Artists from the underground Hip-Hop genre have given us many great and memorable mixtapes. But since the mixtape is free, fans ignore and forgive any shortcomings these releases may have. An Album on the other hand, is supposed to be different; it is supposed to be “professional”, it is supposed to have a coherent concept, at the very least it’s supposed to have a level of continuity from start to finish. Bishop Nehru and MF Doom’s Album “NehruvianDOOM” is sadly neither, and for a Rapper who has shown great promise in the past, this isn’t exactly a great start.
NehruvianDOOM begins with the opening track “First Day Of Class” which is composed of a collage of varied elements, ranging from music, non-linguistic singing, to a sample from the film Aliens. At 1 minute 48 seconds however, this introduction seems overly long and slightly unconnected, and unfortunately this becomes a trend of the entire Album. “Om” then follows the lyric-free opener, but with its own 30 second intro, the start of NehruvianDOOM takes too long to get going. With MF Doom on the chorus of “Om”, and Nehru giving us his standard Golden-Era-throwback delivery, the song is pretty decent. But just as you get into it, another skit follows (this time concerning the pineal gland) and breaks up the flow.
Then comes two very strange and almost unpleasant songs; “Mean The Most” and “So Alone”. Both tracks contain ‘singing-badly-on-purpose’ choruses, the pair of them coming across as some kind of Easy-Listening-Hip-Hop. The Jazzy elements of “Mean The Most” are fine, but the chorus “You already kno-o-ow, that to me you mean the most. Baby-y-y” is teetering on horrible. Then there’s another almost 2 minute long skit before “So Alone” kicks in. “So Alone” is again a slow and mellow offering, which starts with promise but veers off into another poor chorus with Bishop exclaiming “I’m so so alone, I’m so so alone”. These songs would have been better left off the Album, but if they had I guess we’d have a 7 track release instead of 9. So regrettably they’re still there.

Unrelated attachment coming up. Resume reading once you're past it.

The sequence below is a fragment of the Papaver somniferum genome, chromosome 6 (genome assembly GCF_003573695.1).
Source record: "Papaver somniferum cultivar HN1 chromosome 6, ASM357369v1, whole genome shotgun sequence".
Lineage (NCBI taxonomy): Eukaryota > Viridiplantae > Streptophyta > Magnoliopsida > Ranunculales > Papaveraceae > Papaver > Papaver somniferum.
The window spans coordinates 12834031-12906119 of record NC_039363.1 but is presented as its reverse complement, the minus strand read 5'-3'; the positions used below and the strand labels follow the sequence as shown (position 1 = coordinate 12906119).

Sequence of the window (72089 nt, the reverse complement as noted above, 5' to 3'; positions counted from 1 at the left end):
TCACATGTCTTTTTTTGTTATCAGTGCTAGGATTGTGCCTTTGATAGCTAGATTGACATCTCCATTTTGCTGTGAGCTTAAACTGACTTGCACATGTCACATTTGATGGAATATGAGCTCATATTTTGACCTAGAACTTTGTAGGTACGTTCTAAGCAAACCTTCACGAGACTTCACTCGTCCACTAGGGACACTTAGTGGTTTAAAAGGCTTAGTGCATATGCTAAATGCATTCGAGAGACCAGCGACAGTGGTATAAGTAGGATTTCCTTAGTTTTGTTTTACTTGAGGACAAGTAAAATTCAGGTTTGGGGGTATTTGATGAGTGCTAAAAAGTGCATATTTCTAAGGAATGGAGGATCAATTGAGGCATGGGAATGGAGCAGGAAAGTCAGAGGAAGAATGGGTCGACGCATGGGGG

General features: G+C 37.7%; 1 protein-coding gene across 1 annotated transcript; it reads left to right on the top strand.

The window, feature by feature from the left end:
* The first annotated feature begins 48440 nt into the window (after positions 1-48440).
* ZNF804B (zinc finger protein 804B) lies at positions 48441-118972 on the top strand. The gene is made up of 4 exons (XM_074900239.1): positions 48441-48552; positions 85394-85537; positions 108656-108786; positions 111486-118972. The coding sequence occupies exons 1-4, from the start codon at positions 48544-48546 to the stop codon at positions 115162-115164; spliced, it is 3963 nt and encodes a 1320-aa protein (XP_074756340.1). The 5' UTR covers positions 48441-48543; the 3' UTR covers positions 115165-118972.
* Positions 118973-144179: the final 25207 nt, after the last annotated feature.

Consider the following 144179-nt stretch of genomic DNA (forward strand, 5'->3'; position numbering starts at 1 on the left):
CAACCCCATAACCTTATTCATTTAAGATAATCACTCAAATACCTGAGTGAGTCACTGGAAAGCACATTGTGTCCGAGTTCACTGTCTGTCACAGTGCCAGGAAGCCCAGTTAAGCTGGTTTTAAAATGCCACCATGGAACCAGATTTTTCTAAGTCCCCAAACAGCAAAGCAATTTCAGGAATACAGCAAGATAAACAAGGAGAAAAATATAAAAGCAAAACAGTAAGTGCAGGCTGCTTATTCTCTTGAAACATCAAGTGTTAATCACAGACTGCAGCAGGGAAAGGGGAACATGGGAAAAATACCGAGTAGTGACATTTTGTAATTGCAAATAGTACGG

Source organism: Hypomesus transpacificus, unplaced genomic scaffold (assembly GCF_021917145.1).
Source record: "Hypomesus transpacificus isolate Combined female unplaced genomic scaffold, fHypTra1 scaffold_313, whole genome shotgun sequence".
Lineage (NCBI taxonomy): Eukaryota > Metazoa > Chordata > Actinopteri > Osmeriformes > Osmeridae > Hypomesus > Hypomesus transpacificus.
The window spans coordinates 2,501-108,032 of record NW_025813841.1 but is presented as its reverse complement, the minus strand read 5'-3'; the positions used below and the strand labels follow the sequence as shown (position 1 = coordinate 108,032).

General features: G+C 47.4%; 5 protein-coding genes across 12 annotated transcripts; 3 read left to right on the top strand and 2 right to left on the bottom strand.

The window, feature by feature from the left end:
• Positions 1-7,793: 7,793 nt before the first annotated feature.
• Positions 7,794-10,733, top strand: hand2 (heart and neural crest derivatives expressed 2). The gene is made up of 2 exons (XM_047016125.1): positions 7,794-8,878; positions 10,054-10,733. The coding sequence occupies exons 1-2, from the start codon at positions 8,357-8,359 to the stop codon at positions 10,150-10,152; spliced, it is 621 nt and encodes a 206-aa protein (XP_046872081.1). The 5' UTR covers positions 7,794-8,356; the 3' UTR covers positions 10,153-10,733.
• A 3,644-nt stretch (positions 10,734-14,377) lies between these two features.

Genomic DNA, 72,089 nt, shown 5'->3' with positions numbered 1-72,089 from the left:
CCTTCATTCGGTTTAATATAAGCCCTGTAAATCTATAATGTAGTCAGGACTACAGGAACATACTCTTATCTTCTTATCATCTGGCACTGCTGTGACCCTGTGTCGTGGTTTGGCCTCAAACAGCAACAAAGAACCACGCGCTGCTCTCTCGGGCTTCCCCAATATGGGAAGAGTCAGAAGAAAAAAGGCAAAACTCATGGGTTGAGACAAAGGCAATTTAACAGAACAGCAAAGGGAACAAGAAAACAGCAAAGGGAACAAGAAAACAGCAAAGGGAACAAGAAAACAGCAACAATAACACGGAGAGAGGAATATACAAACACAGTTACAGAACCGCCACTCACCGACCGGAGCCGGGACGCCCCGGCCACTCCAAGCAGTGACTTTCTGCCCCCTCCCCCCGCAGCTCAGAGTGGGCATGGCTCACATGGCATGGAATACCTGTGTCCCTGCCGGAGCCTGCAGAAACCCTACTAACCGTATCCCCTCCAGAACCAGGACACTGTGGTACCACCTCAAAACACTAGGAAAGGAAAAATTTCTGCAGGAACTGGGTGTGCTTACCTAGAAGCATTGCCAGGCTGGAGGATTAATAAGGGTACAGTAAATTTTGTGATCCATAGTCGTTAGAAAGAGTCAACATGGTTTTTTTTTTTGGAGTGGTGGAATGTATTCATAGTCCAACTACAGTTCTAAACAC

“Darkness” with its staccato snare drum and mariachi-like horns sounds a bit better, but again Bishop’s lyrics feel a bit too lax especially during the “How about you?” chorus. Then once again, at the close of this song we are confronted with another 40-something-second skit. The next track “Coming For You” is also pretty acceptable (both in terms of lyrics and production) and the song itself seems stylistically matched with the first track “Om”. But with the chorus sounding like something from The Mighty Boosh coupled with its short length, “Coming For You” gives the listener a hint of triviality and amateurishness.
“Caskets” then brings us more laid-back Jazz-Hop production, this time with better lyrics, but somehow the song feels like a mixtape freestyle rather than an Album track. Then surprise, surprise we have yet another 1:50-ish skit which fucks things up once more. The next joint “Great Things” though listen-able, has another poor chorus, and this is followed by the final track “Disastrous”. These final songs both feature 1970’s-sounding production and feel somehow unconnected from the majority of the Album. The final pair of songs, though not completely dire, are not that great either. And with a fade out of the last track at the 2:15 mark (which then leads to another skit-cum-outro) the Album is way too short, and contains way too little material.